In my profession, we talk a lot about the ugly truths of trying to get hired. Hiring is discrimination. A recruiter or hiring manager must choose one candidate over another. Often, there are dozens of equally qualified candidates, which makes narrowing down the options all that much harder. The result is lots of job seekers getting rejected, and then looking for answers to justify why they weren't picked. Age discrimination is a common reason people come up with.
Thus, when Todd Palmer shared with me recently how he overcame his fear of age bias via skydiving, I asked to share it with the world. I could try to write a motivational article and fill it with stats and facts. But, nothing compares to hearing the story in his own words...
"On a brisk fall day, I was hooked up to an instructor and thrust out a plane at 15,000 feet in the beautiful Pacific Northwest. It was amazing to see the mountains in the distance, to hover around clouds, and have that rollercoaster 'pit in the stomach' feel as you dropped. I was 47 and hooked.
Fast forward 8 months. Having completed all the training for an A license which would allow me to free-fall on my own I now found myself surrounded by ton's of 20-somethings that were doing amazing freefly tricks in the air. Around these folks I was more nervous than the entire time I was in training. I had to now prove, without any pretense of age equaling experience, that I could keep up, be unique, contribute to the fun and hold my own.
Like in any community though, you need to be visible and active. I hung out at the drop zone (the airfield we jump at) working to prove I was safe and knew my crap. I was present, active and engaged. It took about 3 weeks but people started to 'see' my enthusiasm and began including me in their jumps. From the newest to the most experienced jumpers, they were happy to teach the 'old guy' how to fly. They also understood and were ok when I wasn't able to quite nail stuff (I just don't have the reflexes of a 20yo) because everyone knew I'd not give up and maybe even find an easier way. With each jump, mutual trust was built and I found my new friends were also coming to me (sometimes in confidence) when they were struggling.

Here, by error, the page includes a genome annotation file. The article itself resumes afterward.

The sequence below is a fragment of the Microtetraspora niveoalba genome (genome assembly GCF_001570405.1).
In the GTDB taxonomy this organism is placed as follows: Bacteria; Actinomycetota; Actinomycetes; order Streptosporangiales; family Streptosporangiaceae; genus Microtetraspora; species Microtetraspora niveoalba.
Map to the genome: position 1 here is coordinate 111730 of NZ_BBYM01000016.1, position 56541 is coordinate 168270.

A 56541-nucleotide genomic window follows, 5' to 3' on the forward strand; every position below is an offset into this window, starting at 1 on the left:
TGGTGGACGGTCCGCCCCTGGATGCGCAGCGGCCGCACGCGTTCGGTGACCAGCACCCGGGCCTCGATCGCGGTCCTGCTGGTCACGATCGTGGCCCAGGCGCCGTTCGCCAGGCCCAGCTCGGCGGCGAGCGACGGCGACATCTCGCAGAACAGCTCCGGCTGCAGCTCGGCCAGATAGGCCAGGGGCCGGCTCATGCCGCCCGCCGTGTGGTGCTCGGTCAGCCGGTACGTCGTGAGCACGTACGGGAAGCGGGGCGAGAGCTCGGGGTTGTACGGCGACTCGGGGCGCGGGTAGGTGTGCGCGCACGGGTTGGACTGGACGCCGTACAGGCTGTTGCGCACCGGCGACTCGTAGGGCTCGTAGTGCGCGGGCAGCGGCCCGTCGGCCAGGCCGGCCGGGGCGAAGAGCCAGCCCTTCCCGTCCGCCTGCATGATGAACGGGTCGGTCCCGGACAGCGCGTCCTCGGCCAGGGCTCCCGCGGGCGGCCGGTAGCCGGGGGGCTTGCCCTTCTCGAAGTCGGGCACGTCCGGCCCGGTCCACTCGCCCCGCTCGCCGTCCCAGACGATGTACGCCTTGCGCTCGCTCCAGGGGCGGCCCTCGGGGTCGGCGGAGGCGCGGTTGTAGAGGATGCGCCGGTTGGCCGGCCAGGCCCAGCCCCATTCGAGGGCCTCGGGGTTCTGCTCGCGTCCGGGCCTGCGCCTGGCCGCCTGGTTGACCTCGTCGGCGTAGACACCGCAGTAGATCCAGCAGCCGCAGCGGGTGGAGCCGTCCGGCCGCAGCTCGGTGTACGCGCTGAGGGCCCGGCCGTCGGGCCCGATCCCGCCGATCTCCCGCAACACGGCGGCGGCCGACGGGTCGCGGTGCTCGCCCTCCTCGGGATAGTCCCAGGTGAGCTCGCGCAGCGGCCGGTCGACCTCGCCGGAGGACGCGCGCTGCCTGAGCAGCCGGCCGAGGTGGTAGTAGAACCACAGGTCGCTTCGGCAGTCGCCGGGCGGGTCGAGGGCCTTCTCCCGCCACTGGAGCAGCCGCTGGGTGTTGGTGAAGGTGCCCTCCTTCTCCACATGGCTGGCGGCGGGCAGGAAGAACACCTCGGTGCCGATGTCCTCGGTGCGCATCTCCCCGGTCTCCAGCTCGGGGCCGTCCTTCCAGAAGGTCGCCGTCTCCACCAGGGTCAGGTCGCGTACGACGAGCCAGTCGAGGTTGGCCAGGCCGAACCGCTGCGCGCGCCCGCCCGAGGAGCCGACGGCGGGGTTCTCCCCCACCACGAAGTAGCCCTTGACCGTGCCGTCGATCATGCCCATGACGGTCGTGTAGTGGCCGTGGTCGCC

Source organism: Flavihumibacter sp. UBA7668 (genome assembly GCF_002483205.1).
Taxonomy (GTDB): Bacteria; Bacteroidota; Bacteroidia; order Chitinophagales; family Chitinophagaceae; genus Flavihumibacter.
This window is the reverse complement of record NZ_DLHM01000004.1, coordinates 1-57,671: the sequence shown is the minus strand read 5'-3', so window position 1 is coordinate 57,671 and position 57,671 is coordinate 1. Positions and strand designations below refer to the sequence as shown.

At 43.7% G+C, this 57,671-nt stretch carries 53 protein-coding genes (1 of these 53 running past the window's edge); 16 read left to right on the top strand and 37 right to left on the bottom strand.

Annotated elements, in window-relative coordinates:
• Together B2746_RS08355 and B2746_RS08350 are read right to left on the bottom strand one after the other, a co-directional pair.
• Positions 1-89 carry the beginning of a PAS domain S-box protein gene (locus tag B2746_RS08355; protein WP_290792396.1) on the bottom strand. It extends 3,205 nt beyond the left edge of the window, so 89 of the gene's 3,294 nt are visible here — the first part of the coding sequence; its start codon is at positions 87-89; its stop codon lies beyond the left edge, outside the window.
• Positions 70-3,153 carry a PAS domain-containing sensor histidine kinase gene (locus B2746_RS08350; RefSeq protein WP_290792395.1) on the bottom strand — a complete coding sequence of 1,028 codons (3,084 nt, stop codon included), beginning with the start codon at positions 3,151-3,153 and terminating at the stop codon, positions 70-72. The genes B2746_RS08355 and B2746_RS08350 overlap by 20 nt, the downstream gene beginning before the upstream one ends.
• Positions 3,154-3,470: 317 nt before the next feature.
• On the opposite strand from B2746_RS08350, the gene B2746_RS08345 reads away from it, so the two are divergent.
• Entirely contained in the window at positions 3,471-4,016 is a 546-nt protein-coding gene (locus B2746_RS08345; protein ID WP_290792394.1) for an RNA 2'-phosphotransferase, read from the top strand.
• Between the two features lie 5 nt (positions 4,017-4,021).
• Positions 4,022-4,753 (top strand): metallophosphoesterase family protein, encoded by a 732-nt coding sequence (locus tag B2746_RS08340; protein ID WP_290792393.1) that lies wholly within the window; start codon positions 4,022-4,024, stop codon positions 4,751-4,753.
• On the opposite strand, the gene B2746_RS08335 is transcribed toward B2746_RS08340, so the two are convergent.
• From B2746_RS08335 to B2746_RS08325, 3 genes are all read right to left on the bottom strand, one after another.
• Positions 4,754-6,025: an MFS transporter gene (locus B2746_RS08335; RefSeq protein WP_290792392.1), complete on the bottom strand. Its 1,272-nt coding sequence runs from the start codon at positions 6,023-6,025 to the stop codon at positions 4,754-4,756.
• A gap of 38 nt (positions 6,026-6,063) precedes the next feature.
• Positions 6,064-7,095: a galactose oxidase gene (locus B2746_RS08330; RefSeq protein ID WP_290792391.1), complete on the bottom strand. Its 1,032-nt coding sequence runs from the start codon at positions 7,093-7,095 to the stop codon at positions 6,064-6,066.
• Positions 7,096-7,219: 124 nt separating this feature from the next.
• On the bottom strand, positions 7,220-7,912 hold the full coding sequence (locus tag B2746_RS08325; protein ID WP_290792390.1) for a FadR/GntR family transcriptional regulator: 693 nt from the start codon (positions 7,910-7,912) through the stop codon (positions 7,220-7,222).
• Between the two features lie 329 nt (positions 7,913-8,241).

Having turned 50, I am keenly aware of actual/perceived age-ism in recruiting. It is a concern older adults are discussing as they feel their talents and experience have been sidelined for newer technology (i.e. youth) and lower pay (i.e. youth). However, I'm telling myself a different story. One that came from my experiences in skydiving.
If I am jazzed about the opportunity, my youth will shine through and I'll be respected for it. The right opportunity will come along and those that see me enthusiastically working 'at it' and creating value will bring me on board! Those that don't? Well do I really want to jump (work) with them anyway?"
What career-limiting stories are controlling your thoughts?
It's human nature to rationalize. In order to feel a sense of control, we tell ourselves stories to justify how we've interpreted life events. Unfortunately, many of us limit our potential with stories that make us believe we can't overcome things like age discrimination. Neuro-linguistic programming, a/k/a negative self-talk (NST) loves to sabotage career goals. If you're struggling to make changes or advancements in your career, be honest and ask yourself, "Are there any negative talk-tracks in my head holding me back?" I guarantee there are at least a few.
P.S. - Find like-minded people to help you keep NST in check.
The secret to crushing our negative talk-tracks is to surround ourselves with people who don't buy into the negativity. Seeking out peers who will offer insights and perspectives to counteract these limiting thoughts gives us the opportunity retrain our brain to think more positively and creatively. It's hard to go negative when you are surrounded by people who won't let you!